Wednesday, 10 August 2011

There's no newt like a (no) show newt

The Safari dodged the rain for a while on patch 1 this morning and saw that one of the Peregrines was on the tower doing the same. Then we got soaked and envied the bird tucked up nice and dry on the leeward side.
A slightly earlier departure than normal from Base Camp had us heading in the opposite direction to help with some Great Crested Newt mitigation works. One of the local schools is having an all-weather playing area built during the hols and there is a population of said rarities nearby so every morning a suitably licensed volunteer has to walk the site before the machinery can start up.
This was our first visit and we found no amphibians of any species to translocate to a place of safety. The work area is surrounded by a ‘weedy’ mound and it was here we got a big surprise. Amongst the bits of plastic and empty crisp packets that had blown through the fence a small pale thing caught our eye, bending down we discovered it was a Common Blue butterfly – a very hopeful individual as it was angled to catch the morning sun or more likely the driving cold rain!

The over night rain had also brought out a few Garden Snails and this little cluster of Brown Lipped Banded Snails, there was a fourth but it was a little far away to get in the pic with the others.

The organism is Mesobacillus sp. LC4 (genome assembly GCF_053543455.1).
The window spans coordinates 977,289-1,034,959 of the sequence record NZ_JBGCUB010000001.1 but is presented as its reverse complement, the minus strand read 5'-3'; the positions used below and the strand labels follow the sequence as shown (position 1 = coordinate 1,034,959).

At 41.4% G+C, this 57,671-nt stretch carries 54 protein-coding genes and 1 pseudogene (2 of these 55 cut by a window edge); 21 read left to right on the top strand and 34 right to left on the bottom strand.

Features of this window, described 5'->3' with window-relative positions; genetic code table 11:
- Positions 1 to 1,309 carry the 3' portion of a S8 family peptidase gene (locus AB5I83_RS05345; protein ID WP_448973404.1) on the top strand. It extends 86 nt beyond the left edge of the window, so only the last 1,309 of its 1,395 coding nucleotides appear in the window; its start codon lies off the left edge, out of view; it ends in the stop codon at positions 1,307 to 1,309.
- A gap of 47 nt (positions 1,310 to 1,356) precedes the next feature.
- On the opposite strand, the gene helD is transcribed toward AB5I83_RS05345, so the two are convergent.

Slugs too were enjoying the recent rain. These two were pretty chunky beasts, while this one posed quite nicely for a portrait.
The guys had stripped away the topsoil ad revealed the glacial till beneath. We had a quick scout round and picked up a handful of different rocks. You can tell they’re glacial by the broken faces which are worn from them moving against the grit and other stones in the glacier.

They are 1. Limestone 2. Mudstone 3. Sandstone 4. Limestone 5. & 6. Mudstone 7. A Granite 8. A different type of granite 9. Quartz and have been transported here from elsewhere; the Limestone and Quartz from the south Lakes or Yorkshire, the Mudstone from the Pennines, the sandstone – not sure, and the Granite could have come from the Lake District, Northern Ireland or Southern Scotland.

Lunchtime gave us a blasting in the very strong wind but only a Kittiwake and about 30 Common Scoters to show for our efforts. There could have been many more scoters but they were being tossed around in the maelstrom and very difficult to get more than a glimpse of at a time. No sign of any pelagic ‘House Martins’...maybe if the wind stays as it is although the direction isn’t the best.

Not unsurprisingly no one turned up for our beach event mid afternoon.

Where to next? More mitigation tomorrow.
In the meantime let us know who made the weather forecast booboo in your outback

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